Daido Moriyama
[Photographer, b. 1938, Ikeda-cho, Osaka, Japan, lives in Tokyo.]

 [My] photos are often out of focus, rough, streaky, warped, etc. But if you think about it, a normal human being will in one day perceive an infinite number of images, and some of them are focused upon, others are barely seen out of the corner of one’s eye. 

John Divola
[Photographer, b. 1949, Los Angeles, lives in Los Angeles.]

 The beauty of photography is that is pulls you not only literally out into the world, but pulls your consciousness into a mode of observation that is really rewarding, almost addicting. 

W. Eugene Smith
[Photographer, b. 1918, Wichita, Kansas, d. 1978, Tucson, Arizona.]

 It’s not a matter of looking, it’s a matter of seeing. (Quoted by photographer Edouard Boubat) 

D.H. Lawrence
[Writer, b. 1885, Eastwood, Nottinghamshire, England, d. 1930, Vence, France.]

 When van Gogh paints sunflowers, he reveals, or achieves, the vivid relation between himself, as man, and the sunflower, as sunflower, at that quick moment of time. His painting does not represent the sunflower itself. We shall never know what the sunflower itself is. And the camera will visualize the sunflower far more perfectly than van Gogh can.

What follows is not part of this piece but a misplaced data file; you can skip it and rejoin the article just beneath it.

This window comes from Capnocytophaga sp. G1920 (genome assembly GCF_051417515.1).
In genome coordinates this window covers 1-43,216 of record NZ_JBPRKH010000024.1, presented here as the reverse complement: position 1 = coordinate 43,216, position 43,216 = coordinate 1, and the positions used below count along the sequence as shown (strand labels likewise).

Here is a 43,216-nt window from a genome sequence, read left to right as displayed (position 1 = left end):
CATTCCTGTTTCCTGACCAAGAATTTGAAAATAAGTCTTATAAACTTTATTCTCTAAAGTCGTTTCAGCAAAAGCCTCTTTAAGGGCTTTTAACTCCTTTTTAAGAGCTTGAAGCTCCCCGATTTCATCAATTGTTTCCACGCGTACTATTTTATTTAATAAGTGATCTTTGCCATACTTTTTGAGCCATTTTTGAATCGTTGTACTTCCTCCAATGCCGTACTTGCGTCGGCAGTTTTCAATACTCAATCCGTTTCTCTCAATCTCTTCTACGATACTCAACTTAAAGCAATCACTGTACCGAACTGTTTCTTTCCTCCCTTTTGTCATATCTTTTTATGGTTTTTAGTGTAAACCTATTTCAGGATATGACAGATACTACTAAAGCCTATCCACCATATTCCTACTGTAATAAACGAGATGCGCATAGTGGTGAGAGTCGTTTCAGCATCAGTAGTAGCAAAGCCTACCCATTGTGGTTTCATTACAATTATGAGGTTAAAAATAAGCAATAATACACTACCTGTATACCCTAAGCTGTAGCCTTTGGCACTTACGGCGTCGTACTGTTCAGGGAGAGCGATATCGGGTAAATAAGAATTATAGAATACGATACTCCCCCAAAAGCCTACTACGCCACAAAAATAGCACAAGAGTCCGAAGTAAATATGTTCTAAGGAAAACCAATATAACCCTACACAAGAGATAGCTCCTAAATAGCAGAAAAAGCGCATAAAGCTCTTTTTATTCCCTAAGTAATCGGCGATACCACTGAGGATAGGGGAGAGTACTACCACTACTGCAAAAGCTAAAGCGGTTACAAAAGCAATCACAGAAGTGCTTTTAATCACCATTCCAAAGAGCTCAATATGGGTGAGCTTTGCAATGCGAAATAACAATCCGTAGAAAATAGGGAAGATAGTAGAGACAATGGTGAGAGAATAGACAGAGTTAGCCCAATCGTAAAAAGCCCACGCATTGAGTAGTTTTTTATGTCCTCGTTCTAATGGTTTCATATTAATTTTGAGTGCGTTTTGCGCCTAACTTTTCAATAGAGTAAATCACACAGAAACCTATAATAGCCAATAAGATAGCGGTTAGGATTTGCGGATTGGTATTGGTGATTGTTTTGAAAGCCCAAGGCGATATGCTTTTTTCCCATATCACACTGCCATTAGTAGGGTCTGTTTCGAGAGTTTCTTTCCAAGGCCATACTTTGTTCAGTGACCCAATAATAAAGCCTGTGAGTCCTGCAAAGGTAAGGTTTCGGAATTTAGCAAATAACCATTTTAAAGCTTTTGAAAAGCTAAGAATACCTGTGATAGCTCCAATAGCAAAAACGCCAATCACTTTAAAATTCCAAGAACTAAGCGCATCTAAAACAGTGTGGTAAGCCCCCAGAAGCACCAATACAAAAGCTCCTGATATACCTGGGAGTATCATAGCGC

Umberto Eco
[Writer, semiotician, and philosopher, b. 1932, Alessandria, Piedmont, Italy, d. 2016, Milan.]

 If photography is to be likened to perception, this is not because the former is a “natural” process but because the latter is also coded. 

Sylvia Plachy
[Photographer, b. 1943, Budapest, Hungary, lives in New York.]

 What makes you push the shutter has to do with seeking a kind of perfection, a harmony in the world. You are instinctively aware it’s there, but you’ve got to be completely alert and quick and so deeply awake that it moves you. 

Chris Burden
[Artist, b. 1946, Boston, Massachusetts, d. 2015, Los Angeles.]

 It’s about trying to frame something. And draw attention to it and say, “Here’s the beauty in this. I’m going to put a frame around it, and I think this is beautiful.” That’s what artists do. It’s really a pointing activity. 

Allen Ginsberg
[Poet and writer, b. 1926, Newark, New Jersey, d. 1997, New York.]

 Ordinary mind includes eternal perceptions. Notice what you notice. Observe what’s vivid. Catch yourself thinking. Vividness is self-selecting. And remember the future. 
quotes 1-8 of 268
page 1 of 34 next page last page
display quotes